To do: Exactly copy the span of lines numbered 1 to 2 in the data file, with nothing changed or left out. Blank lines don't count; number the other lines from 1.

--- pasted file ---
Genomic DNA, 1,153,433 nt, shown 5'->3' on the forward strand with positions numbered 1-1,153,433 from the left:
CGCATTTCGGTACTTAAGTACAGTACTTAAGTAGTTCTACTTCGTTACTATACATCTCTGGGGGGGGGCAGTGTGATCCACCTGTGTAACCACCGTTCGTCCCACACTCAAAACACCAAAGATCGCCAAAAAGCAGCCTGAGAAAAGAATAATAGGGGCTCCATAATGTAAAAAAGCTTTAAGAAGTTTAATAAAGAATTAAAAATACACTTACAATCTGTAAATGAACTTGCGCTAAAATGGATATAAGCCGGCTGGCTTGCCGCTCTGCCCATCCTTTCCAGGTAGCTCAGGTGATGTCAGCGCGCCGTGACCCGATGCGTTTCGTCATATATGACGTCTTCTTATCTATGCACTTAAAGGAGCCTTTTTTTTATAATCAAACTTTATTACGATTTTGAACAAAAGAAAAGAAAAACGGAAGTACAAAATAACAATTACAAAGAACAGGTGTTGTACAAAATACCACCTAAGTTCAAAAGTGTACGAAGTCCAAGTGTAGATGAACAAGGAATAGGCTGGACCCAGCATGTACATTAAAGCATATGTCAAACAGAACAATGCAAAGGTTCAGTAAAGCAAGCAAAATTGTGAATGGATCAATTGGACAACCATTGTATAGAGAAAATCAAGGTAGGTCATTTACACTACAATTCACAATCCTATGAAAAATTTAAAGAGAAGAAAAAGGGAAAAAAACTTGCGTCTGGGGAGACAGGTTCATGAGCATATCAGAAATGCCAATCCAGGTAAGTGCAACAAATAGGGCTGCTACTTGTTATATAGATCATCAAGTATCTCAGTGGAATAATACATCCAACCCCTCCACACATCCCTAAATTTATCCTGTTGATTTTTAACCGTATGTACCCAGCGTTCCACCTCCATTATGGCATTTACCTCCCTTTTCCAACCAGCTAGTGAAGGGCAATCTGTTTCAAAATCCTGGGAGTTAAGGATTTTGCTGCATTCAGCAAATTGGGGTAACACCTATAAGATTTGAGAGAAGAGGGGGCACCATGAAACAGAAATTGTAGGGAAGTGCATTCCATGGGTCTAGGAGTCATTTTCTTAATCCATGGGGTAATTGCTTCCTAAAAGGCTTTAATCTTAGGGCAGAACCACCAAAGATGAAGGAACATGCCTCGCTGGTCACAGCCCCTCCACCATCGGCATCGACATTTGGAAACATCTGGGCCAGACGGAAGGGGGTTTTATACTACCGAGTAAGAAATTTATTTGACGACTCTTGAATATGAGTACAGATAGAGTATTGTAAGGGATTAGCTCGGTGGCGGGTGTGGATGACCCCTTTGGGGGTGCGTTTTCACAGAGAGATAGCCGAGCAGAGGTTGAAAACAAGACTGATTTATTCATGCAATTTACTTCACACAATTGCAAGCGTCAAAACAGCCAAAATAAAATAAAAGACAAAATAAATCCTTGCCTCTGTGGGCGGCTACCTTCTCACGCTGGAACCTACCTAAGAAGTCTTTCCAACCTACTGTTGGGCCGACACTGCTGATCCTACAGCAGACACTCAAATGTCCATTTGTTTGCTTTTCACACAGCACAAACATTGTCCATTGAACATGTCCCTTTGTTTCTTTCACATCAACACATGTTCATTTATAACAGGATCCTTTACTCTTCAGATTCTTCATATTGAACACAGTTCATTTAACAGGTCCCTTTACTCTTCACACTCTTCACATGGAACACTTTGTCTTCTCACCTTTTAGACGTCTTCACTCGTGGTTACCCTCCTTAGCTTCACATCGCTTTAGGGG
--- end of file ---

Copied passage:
Genomic DNA, 1,153,433 nt, shown 5'->3' on the forward strand with positions numbered 1-1,153,433 from the left:
CGCATTTCGGTACTTAAGTACAGTACTTAAGTAGTTCTACTTCGTTACTATACATCTCTGGGGGGGGGCAGTGTGATCCACCTGTGTAACCACCGTTCGTCCCACACTCAAAACACCAAAGATCGCCAAAAAGCAGCCTGAGAAAAGAATAATAGGGGCTCCATAATGTAAAAAAGCTTTAAGAAGTTTAATAAAGAATTAAAAATACACTTACAATCTGTAAATGAACTTGCGCTAAAATGGATATAAGCCGGCTGGCTTGCCGCTCTGCCCATCCTTTCCAGGTAGCTCAGGTGATGTCAGCGCGCCGTGACCCGATGCGTTTCGTCATATATGACGTCTTCTTATCTATGCACTTAAAGGAGCCTTTTTTTTATAATCAAACTTTATTACGATTTTGAACAAAAGAAAAGAAAAACGGAAGTACAAAATAACAATTACAAAGAACAGGTGTTGTACAAAATACCACCTAAGTTCAAAAGTGTACGAAGTCCAAGTGTAGATGAACAAGGAATAGGCTGGACCCAGCATGTACATTAAAGCATATGTCAAACAGAACAATGCAAAGGTTCAGTAAAGCAAGCAAAATTGTGAATGGATCAATTGGACAACCATTGTATAGAGAAAATCAAGGTAGGTCATTTACACTACAATTCACAATCCTATGAAAAATTTAAAGAGAAGAAAAAGGGAAAAAAACTTGCGTCTGGGGAGACAGGTTCATGAGCATATCAGAAATGCCAATCCAGGTAAGTGCAACAAATAGGGCTGCTACTTGTTATATAGATCATCAAGTATCTCAGTGGAATAATACATCCAACCCCTCCACACATCCCTAAATTTATCCTGTTGATTTTTAACCGTATGTACCCAGCGTTCCACCTCCATTATGGCATTTACCTCCCTTTTCCAACCAGCTAGTGAAGGGCAATCTGTTTCAAAATCCTGGGAGTTAAGGATTTTGCTGCATTCAGCAAATTGGGGTAACACCTATAAGATTTGAGAGAAGAGGGGGCACCATGAAACAGAAATTGTAGGGAAGTGCATTCCATGGGTCTAGGAGTCATTTTCTTAATCCATGGGGTAATTGCTTCCTAAAAGGCTTTAATCTTAGGGCAGAACCACCAAAGATGAAGGAACATGCCTCGCTGGTCACAGCCCCTCCACCATCGGCATCGACATTTGGAAACATCTGGGCCAGACGGAAGGGGGTTTTATACTACCGAGTAAGAAATTTATTTGACGACTCTTGAATATGAGTACAGATAGAGTATTGTAAGGGATTAGCTCGGTGGCGGGTGTGGATGACCCCTTTGGGGGTGCGTTTTCACAGAGAGATAGCCGAGCAGAGGTTGAAAACAAGACTGATTTATTCATGCAATTTACTTCACACAATTGCAAGCGTCAAAACAGCCAAAATAAAATAAAAGACAAAATAAATCCTTGCCTCTGTGGGCGGCTACCTTCTCACGCTGGAACCTACCTAAGAAGTCTTTCCAACCTACTGTTGGGCCGACACTGCTGATCCTACAGCAGACACTCAAATGTCCATTTGTTTGCTTTTCACACAGCACAAACATTGTCCATTGAACATGTCCCTTTGTTTCTTTCACATCAACACATGTTCATTTATAACAGGATCCTTTACTCTTCAGATTCTTCATATTGAACACAGTTCATTTAACAGGTCCCTTTACTCTTCACACTCTTCACATGGAACACTTTGTCTTCTCACCTTTTAGACGTCTTCACTCGTGGTTACCCTCCTTAGCTTCACATCGCTTTAGGGG